which is bonded in the compound to a carbon atom in the alpha position to the ethylenic bond, which alpha carbon atom bears at least one hydrogen atom. The ethylenically unsaturated compounds most favorably employed herein contain at least 1 migratable ethylenic bond which is an isomerizable bond, i.e., an ethylenic bond which is not present in its most thermodynamically favored position in the ethylenically unsaturated molecule. Similarly, compounds containing one or more migratable ethylenic bonds are referred to herein as "isomerizable compounds". It is preferred that in compounds having more than one ethylenic bond, the bonds be in a non-conjugated relationship.
The ethylenically unsaturated compounds which are contemplated for use in the present invention include the isomerizable acyclic hydrocarbons, alicyclic olefinic compounds wherein the ethylenic bond is exocyclic to the carbocyclic ring, within the ring or attached to the carbocyclic ring, and isomerizable olefinic alcohols. These isomerizable compounds can be substituted with aryl radicals. Compounds having acetylenic unsaturation are believed to be unsuitable for use in the instant invention. Some specific examples of isomerizable olefinic hydrocarbon compounds include: 1-butene, 1-pentene, 1-octene, 1-dodecene, 1-eicosene, 2-heptene, 2-decane, 2-octadecene, 3-methylcyclohexene, 1,5-cyclooctadiene, 1,5,9-cyclododecatriene, bicyclo[4.3.0]nona-3,6-diene, bicyclo[4.3.0]nona-3,7-diene, 4-vinylcyclohexene, 5-vinyl-2-norbornene, limonene, 1,13-tetradecadiene, 3-methyl-1-butene, 2,4,4-trimethyl-1-pentene.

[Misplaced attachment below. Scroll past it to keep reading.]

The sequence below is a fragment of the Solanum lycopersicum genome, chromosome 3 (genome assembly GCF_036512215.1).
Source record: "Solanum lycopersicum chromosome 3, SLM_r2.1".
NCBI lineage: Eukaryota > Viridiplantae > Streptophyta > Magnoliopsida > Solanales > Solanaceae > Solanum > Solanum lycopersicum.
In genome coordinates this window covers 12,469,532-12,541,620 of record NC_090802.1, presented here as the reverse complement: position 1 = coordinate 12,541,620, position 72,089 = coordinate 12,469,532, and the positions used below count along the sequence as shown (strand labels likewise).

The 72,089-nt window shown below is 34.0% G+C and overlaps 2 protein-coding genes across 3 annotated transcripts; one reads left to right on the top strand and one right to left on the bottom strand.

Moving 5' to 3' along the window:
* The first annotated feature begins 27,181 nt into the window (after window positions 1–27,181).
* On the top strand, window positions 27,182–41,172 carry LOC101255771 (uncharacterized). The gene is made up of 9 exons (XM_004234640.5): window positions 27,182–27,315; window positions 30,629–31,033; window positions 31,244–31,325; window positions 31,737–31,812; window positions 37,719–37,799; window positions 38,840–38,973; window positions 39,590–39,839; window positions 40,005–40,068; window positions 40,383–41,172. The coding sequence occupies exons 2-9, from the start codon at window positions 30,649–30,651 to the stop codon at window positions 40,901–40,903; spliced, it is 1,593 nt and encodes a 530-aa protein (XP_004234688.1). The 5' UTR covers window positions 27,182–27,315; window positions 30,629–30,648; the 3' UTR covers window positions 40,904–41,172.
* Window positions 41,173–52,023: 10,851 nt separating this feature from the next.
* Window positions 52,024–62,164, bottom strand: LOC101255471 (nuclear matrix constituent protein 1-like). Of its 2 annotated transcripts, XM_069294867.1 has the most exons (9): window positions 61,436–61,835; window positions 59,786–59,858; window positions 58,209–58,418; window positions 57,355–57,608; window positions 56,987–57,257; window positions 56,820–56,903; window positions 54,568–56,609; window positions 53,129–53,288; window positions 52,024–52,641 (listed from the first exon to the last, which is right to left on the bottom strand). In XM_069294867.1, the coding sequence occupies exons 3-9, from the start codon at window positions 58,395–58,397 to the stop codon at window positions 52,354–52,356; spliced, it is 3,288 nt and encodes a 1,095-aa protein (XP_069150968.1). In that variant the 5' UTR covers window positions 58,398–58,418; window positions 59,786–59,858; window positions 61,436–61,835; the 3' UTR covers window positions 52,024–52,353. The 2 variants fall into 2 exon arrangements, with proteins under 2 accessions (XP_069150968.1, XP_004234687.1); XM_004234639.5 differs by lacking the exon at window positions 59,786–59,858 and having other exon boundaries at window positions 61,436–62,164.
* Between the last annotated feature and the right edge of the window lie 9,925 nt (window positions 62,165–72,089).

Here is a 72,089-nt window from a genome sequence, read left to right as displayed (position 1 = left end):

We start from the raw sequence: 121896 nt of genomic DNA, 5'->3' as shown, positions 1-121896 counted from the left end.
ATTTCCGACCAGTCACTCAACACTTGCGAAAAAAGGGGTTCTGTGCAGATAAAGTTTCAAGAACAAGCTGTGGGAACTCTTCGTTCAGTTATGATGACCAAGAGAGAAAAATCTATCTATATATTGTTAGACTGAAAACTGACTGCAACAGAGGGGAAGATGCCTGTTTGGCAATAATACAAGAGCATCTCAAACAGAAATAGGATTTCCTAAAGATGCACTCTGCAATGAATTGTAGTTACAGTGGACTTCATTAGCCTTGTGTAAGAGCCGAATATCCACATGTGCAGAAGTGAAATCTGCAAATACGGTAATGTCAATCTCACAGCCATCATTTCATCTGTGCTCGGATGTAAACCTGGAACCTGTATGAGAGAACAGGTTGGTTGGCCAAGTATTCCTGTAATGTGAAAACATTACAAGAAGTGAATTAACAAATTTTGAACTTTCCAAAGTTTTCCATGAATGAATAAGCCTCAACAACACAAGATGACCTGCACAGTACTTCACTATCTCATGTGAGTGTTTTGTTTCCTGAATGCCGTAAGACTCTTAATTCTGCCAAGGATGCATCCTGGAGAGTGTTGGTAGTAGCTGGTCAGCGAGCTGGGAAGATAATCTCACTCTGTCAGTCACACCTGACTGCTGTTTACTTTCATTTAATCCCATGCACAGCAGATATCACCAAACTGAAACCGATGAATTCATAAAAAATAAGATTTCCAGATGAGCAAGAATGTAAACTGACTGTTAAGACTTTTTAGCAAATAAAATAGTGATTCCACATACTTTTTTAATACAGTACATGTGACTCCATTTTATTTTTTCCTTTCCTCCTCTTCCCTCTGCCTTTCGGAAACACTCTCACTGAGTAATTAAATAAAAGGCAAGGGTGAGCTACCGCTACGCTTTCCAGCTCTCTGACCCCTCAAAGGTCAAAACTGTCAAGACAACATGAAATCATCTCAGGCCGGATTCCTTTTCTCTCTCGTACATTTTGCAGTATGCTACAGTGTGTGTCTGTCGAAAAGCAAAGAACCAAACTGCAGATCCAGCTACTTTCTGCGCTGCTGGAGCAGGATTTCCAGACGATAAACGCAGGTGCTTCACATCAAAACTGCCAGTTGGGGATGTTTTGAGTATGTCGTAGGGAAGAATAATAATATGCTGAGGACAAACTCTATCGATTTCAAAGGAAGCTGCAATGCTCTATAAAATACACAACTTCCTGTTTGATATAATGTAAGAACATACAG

Some specific examples of isomerizable olefinic alcohols include: 3-buten-2-ol, 3-buten-1-ol, 3-methyl-3-buten-2-ol, 3-methyl-3-buten-1-ol, 3-penten-2-ol, 5-ethyl-6-nonen-4-ol, 2-methyl-7-butyl-4-tridecen-6-ol, 2-methyl-4-isopropyl-5-dodecen-3-ol, 11-eicosen-10-ol, 1-cyclohexyl-5-cyclopentyl-3-penten-1-ol, 1-phenyl-4-p-tolyl-3-buten-2-ol, 3-benzyl-4-methyl-5-hexen-3-ol, 3-methylene-1-undecanol, 5-methylene-6-methyl-6-tetradecanol, 4-hexen-1-ol, 5-octen-2-ol, 2-m-tolyl-3-(3-methylcyclopentyl)-3-buten-1-ol, 2-cyclopenten-1-ol, 3-cyclohexen-1-ol, 5-ethyl-8-phenyl-2-cycloocten-1-ol, 3-cyclododecen-1-ol, 2-cycloeicosen-1-ol, and the like.
The isomerization process of the instant invention utilizing the catalyst system previously described is carried out over a temperature range of about 0° C to about 150° C, preferably from 25° to 100° C.